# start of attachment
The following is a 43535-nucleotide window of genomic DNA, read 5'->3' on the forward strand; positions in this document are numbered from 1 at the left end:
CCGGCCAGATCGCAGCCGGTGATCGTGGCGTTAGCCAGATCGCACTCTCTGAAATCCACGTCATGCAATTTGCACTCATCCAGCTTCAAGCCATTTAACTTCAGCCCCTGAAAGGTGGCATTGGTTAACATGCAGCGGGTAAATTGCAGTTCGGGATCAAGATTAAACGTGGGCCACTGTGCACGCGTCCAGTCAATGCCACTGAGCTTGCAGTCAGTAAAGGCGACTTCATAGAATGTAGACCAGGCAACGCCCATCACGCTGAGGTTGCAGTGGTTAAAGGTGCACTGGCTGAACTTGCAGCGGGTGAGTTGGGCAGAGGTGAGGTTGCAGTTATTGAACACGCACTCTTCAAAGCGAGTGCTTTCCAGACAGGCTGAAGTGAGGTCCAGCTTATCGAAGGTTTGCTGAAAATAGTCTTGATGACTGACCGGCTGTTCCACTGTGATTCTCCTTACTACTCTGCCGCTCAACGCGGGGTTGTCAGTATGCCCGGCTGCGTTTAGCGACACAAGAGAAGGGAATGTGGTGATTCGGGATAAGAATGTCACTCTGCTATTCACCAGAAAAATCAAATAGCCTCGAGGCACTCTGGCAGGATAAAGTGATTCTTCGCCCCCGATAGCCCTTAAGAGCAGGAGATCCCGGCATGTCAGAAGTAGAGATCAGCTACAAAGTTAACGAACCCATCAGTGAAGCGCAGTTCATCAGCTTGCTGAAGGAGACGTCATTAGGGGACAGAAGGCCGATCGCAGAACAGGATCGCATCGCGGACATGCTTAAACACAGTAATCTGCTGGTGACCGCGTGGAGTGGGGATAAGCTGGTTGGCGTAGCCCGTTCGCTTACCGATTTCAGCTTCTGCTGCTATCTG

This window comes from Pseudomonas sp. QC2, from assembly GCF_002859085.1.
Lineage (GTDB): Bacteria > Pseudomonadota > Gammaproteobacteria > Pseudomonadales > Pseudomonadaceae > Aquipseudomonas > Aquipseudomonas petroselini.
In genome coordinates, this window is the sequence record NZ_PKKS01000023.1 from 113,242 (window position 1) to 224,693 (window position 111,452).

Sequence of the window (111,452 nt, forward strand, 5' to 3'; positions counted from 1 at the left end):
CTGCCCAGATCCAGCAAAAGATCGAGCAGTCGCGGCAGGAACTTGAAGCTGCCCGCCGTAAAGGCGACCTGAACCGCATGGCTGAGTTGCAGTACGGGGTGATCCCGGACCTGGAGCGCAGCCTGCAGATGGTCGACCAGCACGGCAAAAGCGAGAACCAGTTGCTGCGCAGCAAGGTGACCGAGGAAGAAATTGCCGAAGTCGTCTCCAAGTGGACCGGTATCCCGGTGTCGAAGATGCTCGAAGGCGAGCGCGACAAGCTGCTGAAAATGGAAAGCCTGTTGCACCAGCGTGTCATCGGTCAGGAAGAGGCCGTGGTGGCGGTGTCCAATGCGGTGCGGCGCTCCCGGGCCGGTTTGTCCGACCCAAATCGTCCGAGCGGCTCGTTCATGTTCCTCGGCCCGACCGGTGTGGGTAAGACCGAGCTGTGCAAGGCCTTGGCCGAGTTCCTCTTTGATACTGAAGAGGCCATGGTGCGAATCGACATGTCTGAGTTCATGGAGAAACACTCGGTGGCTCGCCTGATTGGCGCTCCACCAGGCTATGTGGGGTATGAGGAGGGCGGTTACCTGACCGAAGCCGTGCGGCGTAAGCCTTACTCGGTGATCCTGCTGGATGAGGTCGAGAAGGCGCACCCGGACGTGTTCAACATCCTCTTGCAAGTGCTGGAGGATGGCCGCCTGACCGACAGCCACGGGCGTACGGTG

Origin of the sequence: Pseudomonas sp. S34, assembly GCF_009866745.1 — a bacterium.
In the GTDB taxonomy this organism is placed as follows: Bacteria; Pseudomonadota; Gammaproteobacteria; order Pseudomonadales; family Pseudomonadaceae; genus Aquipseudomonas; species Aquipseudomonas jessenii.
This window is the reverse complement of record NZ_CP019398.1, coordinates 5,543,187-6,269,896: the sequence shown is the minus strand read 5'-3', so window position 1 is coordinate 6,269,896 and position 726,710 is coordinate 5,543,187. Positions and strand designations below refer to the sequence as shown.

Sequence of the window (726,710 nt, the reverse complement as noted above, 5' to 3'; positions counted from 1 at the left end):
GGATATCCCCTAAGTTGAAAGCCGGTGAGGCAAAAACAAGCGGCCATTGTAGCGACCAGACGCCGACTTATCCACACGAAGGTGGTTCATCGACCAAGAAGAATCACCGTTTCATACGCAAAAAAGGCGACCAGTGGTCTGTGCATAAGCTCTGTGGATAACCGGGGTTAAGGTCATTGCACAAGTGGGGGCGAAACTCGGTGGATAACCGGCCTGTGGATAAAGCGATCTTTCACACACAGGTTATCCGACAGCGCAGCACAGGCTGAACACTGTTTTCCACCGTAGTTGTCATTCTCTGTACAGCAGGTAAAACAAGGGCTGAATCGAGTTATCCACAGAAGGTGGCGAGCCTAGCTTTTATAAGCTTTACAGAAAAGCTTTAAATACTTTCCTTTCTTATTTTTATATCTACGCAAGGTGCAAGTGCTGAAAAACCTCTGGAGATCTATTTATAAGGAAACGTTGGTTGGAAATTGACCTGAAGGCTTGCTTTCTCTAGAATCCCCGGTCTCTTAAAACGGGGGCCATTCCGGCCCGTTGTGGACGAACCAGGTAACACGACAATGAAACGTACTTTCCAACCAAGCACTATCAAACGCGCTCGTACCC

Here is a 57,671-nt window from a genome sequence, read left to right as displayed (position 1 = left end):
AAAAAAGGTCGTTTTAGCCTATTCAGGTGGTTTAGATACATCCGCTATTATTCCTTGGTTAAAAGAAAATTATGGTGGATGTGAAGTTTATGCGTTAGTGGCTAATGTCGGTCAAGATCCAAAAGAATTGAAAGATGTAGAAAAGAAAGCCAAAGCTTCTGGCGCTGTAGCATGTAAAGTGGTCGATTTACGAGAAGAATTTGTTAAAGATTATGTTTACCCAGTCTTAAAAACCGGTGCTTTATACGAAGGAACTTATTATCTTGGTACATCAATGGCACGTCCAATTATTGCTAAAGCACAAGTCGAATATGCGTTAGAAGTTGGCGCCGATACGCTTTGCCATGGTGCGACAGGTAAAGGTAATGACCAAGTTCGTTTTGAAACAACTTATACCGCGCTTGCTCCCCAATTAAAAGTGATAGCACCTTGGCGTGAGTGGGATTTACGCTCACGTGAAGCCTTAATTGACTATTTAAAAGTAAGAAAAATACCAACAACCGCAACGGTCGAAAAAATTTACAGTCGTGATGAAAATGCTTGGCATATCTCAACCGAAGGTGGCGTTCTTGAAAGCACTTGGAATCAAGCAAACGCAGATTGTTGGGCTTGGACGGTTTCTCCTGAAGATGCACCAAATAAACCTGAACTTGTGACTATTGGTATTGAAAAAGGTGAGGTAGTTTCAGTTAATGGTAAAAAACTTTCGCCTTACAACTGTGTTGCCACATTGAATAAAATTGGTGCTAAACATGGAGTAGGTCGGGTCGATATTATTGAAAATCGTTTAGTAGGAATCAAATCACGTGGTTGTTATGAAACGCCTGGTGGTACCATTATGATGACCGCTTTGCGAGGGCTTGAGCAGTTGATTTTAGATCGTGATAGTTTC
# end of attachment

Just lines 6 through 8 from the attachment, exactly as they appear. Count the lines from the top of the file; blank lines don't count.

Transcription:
Sequence of the window (111,452 nt, forward strand, 5' to 3'; positions counted from 1 at the left end):
CTGCCCAGATCCAGCAAAAGATCGAGCAGTCGCGGCAGGAACTTGAAGCTGCCCGCCGTAAAGGCGACCTGAACCGCATGGCTGAGTTGCAGTACGGGGTGATCCCGGACCTGGAGCGCAGCCTGCAGATGGTCGACCAGCACGGCAAAAGCGAGAACCAGTTGCTGCGCAGCAAGGTGACCGAGGAAGAAATTGCCGAAGTCGTCTCCAAGTGGACCGGTATCCCGGTGTCGAAGATGCTCGAAGGCGAGCGCGACAAGCTGCTGAAAATGGAAAGCCTGTTGCACCAGCGTGTCATCGGTCAGGAAGAGGCCGTGGTGGCGGTGTCCAATGCGGTGCGGCGCTCCCGGGCCGGTTTGTCCGACCCAAATCGTCCGAGCGGCTCGTTCATGTTCCTCGGCCCGACCGGTGTGGGTAAGACCGAGCTGTGCAAGGCCTTGGCCGAGTTCCTCTTTGATACTGAAGAGGCCATGGTGCGAATCGACATGTCTGAGTTCATGGAGAAACACTCGGTGGCTCGCCTGATTGGCGCTCCACCAGGCTATGTGGGGTATGAGGAGGGCGGTTACCTGACCGAAGCCGTGCGGCGTAAGCCTTACTCGGTGATCCTGCTGGATGAGGTCGAGAAGGCGCACCCGGACGTGTTCAACATCCTCTTGCAAGTGCTGGAGGATGGCCGCCTGACCGACAGCCACGGGCGTACGGTG

Origin of the sequence: Pseudomonas sp. S34, assembly GCF_009866745.1 — a bacterium.